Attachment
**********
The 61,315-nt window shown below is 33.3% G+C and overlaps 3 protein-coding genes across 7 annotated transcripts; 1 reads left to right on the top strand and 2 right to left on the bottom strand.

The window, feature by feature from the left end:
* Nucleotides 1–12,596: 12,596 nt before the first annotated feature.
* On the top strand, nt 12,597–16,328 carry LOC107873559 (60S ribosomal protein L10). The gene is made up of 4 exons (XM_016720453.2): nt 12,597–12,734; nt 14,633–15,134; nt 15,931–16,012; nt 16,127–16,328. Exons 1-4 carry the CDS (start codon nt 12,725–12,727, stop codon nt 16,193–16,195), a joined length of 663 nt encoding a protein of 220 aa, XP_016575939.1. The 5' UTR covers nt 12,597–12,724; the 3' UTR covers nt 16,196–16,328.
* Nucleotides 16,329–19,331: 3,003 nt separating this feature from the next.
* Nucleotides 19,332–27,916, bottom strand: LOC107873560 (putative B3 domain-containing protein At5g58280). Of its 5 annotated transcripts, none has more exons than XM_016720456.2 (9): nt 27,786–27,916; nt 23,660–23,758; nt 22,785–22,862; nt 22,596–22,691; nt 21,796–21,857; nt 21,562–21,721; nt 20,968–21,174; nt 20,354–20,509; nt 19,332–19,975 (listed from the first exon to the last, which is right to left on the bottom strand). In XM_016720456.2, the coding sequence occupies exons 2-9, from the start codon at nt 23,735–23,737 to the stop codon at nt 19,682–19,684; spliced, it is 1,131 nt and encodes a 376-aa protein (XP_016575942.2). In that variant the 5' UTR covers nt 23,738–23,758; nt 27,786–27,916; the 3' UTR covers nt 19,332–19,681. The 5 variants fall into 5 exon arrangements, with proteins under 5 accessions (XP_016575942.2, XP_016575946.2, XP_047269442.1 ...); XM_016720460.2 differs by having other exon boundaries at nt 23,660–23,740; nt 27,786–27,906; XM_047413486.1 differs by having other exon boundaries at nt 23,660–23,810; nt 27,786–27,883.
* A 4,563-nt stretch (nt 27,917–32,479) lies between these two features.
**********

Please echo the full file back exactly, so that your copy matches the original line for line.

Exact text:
The 61,315-nt window shown below is 33.3% G+C and overlaps 3 protein-coding genes across 7 annotated transcripts; 1 reads left to right on the top strand and 2 right to left on the bottom strand.

The window, feature by feature from the left end:
* Nucleotides 1–12,596: 12,596 nt before the first annotated feature.
* On the top strand, nt 12,597–16,328 carry LOC107873559 (60S ribosomal protein L10). The gene is made up of 4 exons (XM_016720453.2): nt 12,597–12,734; nt 14,633–15,134; nt 15,931–16,012; nt 16,127–16,328. Exons 1-4 carry the CDS (start codon nt 12,725–12,727, stop codon nt 16,193–16,195), a joined length of 663 nt encoding a protein of 220 aa, XP_016575939.1. The 5' UTR covers nt 12,597–12,724; the 3' UTR covers nt 16,196–16,328.
* Nucleotides 16,329–19,331: 3,003 nt separating this feature from the next.
* Nucleotides 19,332–27,916, bottom strand: LOC107873560 (putative B3 domain-containing protein At5g58280). Of its 5 annotated transcripts, none has more exons than XM_016720456.2 (9): nt 27,786–27,916; nt 23,660–23,758; nt 22,785–22,862; nt 22,596–22,691; nt 21,796–21,857; nt 21,562–21,721; nt 20,968–21,174; nt 20,354–20,509; nt 19,332–19,975 (listed from the first exon to the last, which is right to left on the bottom strand). In XM_016720456.2, the coding sequence occupies exons 2-9, from the start codon at nt 23,735–23,737 to the stop codon at nt 19,682–19,684; spliced, it is 1,131 nt and encodes a 376-aa protein (XP_016575942.2). In that variant the 5' UTR covers nt 23,738–23,758; nt 27,786–27,916; the 3' UTR covers nt 19,332–19,681. The 5 variants fall into 5 exon arrangements, with proteins under 5 accessions (XP_016575942.2, XP_016575946.2, XP_047269442.1 ...); XM_016720460.2 differs by having other exon boundaries at nt 23,660–23,740; nt 27,786–27,906; XM_047413486.1 differs by having other exon boundaries at nt 23,660–23,810; nt 27,786–27,883.
* A 4,563-nt stretch (nt 27,917–32,479) lies between these two features.